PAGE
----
Increased warming is. The effects, not the causes. The ends, less the means, are the critical issue, especially if it means _our_ end as a technological species. Now, obviously, the sources and means, and their interactions, need to be better and more comprehensively defined and researched in order to begin prioritizing what is doable.

But, if there were not a single molecule more of atmospherically destructive gases emitted by humanity, and there were not a single human alive today, global warming would continue to increase for several hundred years more, based on what we've already done beforehand (over the last 150 years records have been accurately kept, concurrent with the industrial revolution), _and_ due to natural trends caused by terrestrial sources and cycles, such as vulcanism, solar weather, and other interdependent natural causes in combination with what humanity has done.

Does anyone really believe that with the rise of mass industrialization in China and India in particular, representing over a third of the earth's population, and general industrialization trends globally, that emissions that are caused by man will go down or even just plateau?

No. Given our dependence on various energy technologies that contribute to the problem, to what ever degree they are actually involved, it may already be too late.

Cutting emissions is not the central problem. Arguing about how much global warming is natural vs. artificial is pointless, although it would be nice to know with precision, as what we do to pollute the atmosphere artificially may be within our means to begin reducing.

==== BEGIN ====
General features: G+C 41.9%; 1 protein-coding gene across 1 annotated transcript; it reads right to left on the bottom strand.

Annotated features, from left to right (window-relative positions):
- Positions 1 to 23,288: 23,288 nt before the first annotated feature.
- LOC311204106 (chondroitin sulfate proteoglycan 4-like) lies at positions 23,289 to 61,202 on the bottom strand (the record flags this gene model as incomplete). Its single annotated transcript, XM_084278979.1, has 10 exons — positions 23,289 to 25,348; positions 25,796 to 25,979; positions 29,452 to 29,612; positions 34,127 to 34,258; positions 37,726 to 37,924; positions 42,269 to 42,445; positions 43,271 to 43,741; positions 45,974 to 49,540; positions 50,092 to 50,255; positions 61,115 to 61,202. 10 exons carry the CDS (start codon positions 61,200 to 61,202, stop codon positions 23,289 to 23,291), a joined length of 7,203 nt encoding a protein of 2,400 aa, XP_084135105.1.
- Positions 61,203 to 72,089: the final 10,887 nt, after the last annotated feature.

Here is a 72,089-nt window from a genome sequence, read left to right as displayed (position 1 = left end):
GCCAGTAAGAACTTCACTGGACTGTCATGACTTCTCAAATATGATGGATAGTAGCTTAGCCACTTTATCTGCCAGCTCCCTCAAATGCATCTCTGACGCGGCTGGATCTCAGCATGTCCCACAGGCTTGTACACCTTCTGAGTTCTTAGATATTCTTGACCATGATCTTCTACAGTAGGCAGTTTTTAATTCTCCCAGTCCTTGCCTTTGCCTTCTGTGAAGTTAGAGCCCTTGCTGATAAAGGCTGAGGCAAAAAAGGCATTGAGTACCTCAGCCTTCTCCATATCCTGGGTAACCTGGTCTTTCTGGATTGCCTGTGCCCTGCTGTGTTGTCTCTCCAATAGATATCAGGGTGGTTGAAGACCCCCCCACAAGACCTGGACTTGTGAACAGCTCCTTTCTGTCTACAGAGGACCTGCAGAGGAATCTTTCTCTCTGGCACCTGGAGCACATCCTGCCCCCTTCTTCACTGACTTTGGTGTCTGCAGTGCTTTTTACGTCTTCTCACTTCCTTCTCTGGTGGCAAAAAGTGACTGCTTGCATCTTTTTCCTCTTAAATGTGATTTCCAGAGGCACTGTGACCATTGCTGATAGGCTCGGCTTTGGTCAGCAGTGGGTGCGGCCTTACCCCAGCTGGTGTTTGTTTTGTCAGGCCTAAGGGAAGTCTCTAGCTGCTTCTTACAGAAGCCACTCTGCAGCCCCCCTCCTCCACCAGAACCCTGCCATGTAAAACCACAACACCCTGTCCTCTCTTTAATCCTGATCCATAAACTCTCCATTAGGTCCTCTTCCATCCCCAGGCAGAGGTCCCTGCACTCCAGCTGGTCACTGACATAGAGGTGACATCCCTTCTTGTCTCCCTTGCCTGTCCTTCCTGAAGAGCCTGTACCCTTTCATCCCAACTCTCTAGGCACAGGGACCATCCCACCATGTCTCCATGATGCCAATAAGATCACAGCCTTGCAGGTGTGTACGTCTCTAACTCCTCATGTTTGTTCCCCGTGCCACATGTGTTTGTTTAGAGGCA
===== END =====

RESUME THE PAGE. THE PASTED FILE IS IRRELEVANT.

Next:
No, the only possible solution is the creation and employment of technologies of _remediation_, not just reduction of emissions and further development of alternative energy sources, to _reverse_ the trend if at all possible. We sure could use a few thousand safe fusion reactors globally right now, but that's at least 20 to 30 years in the future, if then or ever.

The earth may need to be cooled, and the atmosphere filtered in some manner, as just one problem among dozens of other primary ecological issues, such as humanity's "carbon footprint", soil erosion, exponential population growth and related natural resources depletion, reduction of natural oxygen sources, oceanic pollution, synthetic compound breakdown and uptake into the food chain, etcetera, etc.

This amounts to not just weather manipulation, but modification, reduction, and active intervention in dealing with all sources of global warming and global _dimming_, a deeply intertwined and co-evolving trend.

Pollution, of all kinds, and the "carrying capacity" of the planet in general will also have to be effectively dealt with and managed with comprehensive international cooperation.